Aurora Connects

Theatre is all about connection. While the measures we're all taking in response to the COVID-19 pandemic are necessary to save lives, they're also leaving us isolated at a time when we need human connection more than ever. At Aurora, there's not much we can do to directly address the pandemic, but even with our stage dark it remains our role to make connections between artists and audiences.

Aurora Connects is our monthy live broadcast featuring interviews with Aurora artists, important members of our community, and more. We stream Aurora Connects live on YouTube, Facebook, and Twitch, allowing you to react, comment, ask questions, and engage in real-time. Have suggestions for Aurora Connects? Let us know what you want to see.

Join us for Aurora Connects monthly; please check episode dates listed below. You can listen to Aurora Connects audio here.  

UPCOMING EPISODE

EPISODE TWO | Friday, September 17, 2021 at 5PM
Stoop Stories Creative Team

Featuring Elizabeth Carter, Regina Evans, Jonathan Luskin, and Jeunée Simon


MEET OUR HOSTS

Josh Costello, Artistic Director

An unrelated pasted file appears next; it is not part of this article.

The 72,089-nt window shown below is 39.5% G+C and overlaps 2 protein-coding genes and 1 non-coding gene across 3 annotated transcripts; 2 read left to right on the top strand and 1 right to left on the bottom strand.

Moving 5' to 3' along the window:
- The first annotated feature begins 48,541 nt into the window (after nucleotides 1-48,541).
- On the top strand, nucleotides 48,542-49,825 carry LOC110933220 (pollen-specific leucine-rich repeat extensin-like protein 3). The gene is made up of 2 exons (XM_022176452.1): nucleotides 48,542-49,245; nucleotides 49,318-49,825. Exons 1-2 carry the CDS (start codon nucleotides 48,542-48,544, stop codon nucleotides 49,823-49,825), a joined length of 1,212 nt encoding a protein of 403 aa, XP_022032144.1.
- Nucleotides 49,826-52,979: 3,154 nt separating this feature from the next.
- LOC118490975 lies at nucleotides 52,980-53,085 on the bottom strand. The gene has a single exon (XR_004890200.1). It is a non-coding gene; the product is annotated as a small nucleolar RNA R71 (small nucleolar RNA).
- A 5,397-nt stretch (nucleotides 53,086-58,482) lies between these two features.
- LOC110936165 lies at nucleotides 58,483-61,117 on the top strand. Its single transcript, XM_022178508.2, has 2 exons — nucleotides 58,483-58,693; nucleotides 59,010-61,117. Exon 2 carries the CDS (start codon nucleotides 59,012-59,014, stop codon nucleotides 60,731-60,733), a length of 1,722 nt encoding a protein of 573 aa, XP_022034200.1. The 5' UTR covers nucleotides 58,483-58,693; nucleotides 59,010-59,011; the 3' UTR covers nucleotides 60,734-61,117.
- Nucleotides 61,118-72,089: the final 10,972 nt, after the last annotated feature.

Josh Costello is the Artistic Director of Aurora Theatre Company. Throughout his career, Josh has worked to make theatre more accessible for more people, sharing a passion for the visceral experience of live theatre with new audiences and underserved communities. He was the founding Artistic Director of Impact Theatre, which focused on audiences in their teens and twenties. As the Artistic Director of Expanded Programs at Marin Theatre Company, Josh created and administered several programs that built relationships with new audiences. At Aurora, Josh initiated student matinee and Community Partner programs and led a revision of Aurora’s mission to emphasize the theatre’s role as storyteller to the community. Josh has directed Exit StrategyThe Importance of Being EarnestDetroitWittenberg, and The Heir Apparent for Aurora, as well as the world premiere of Eureka Day, which won every Bay Area new play award. His world-premiere production of Aaron Loeb’s Ideation with the San Francisco Playhouse in both SF and NYC won the Glickman Award for best new play in the Bay Area and the Theatre Bay Area Award for Outstanding Direction, and was named a New York Times Critic’s Pick. Other directing work includes My Children! My Africa! at Marin Theatre Company, House of Lucky at Magic Theatre, and his adaptations of Cory Doctorow’s Little Brother and Aphra Behn’s The Rover. Josh was the Education Director at Marin Shakespeare Company, and a faculty member at Cal Shakes, ACT, SF Shakes, UC Riverside, Cal State Long Beach, South Coast Rep, and the American Academy of Dramatic Arts. Josh holds a BFA in Theatre from Boston University, and an MFA in Directing from the University of Washington, Seattle.